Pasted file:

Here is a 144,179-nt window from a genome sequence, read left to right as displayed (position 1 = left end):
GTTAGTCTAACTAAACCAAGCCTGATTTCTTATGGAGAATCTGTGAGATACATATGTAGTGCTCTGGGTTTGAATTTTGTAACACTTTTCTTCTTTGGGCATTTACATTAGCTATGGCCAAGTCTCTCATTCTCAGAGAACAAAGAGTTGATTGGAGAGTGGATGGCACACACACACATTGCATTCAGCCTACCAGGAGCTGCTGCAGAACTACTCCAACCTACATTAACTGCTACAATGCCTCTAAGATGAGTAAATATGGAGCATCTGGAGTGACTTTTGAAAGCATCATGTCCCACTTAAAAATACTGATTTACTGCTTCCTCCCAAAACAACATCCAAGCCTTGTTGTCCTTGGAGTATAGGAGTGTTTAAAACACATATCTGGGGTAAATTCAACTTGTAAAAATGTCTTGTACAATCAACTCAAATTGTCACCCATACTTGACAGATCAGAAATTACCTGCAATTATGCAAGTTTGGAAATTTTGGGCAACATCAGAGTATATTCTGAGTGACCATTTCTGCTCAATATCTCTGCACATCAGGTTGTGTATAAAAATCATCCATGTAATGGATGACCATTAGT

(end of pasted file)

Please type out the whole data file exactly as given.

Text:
Here is a 144,179-nt window from a genome sequence, read left to right as displayed (position 1 = left end):
GTTAGTCTAACTAAACCAAGCCTGATTTCTTATGGAGAATCTGTGAGATACATATGTAGTGCTCTGGGTTTGAATTTTGTAACACTTTTCTTCTTTGGGCATTTACATTAGCTATGGCCAAGTCTCTCATTCTCAGAGAACAAAGAGTTGATTGGAGAGTGGATGGCACACACACACATTGCATTCAGCCTACCAGGAGCTGCTGCAGAACTACTCCAACCTACATTAACTGCTACAATGCCTCTAAGATGAGTAAATATGGAGCATCTGGAGTGACTTTTGAAAGCATCATGTCCCACTTAAAAATACTGATTTACTGCTTCCTCCCAAAACAACATCCAAGCCTTGTTGTCCTTGGAGTATAGGAGTGTTTAAAACACATATCTGGGGTAAATTCAACTTGTAAAAATGTCTTGTACAATCAACTCAAATTGTCACCCATACTTGACAGATCAGAAATTACCTGCAATTATGCAAGTTTGGAAATTTTGGGCAACATCAGAGTATATTCTGAGTGACCATTTCTGCTCAATATCTCTGCACATCAGGTTGTGTATAAAAATCATCCATGTAATGGATGACCATTAGT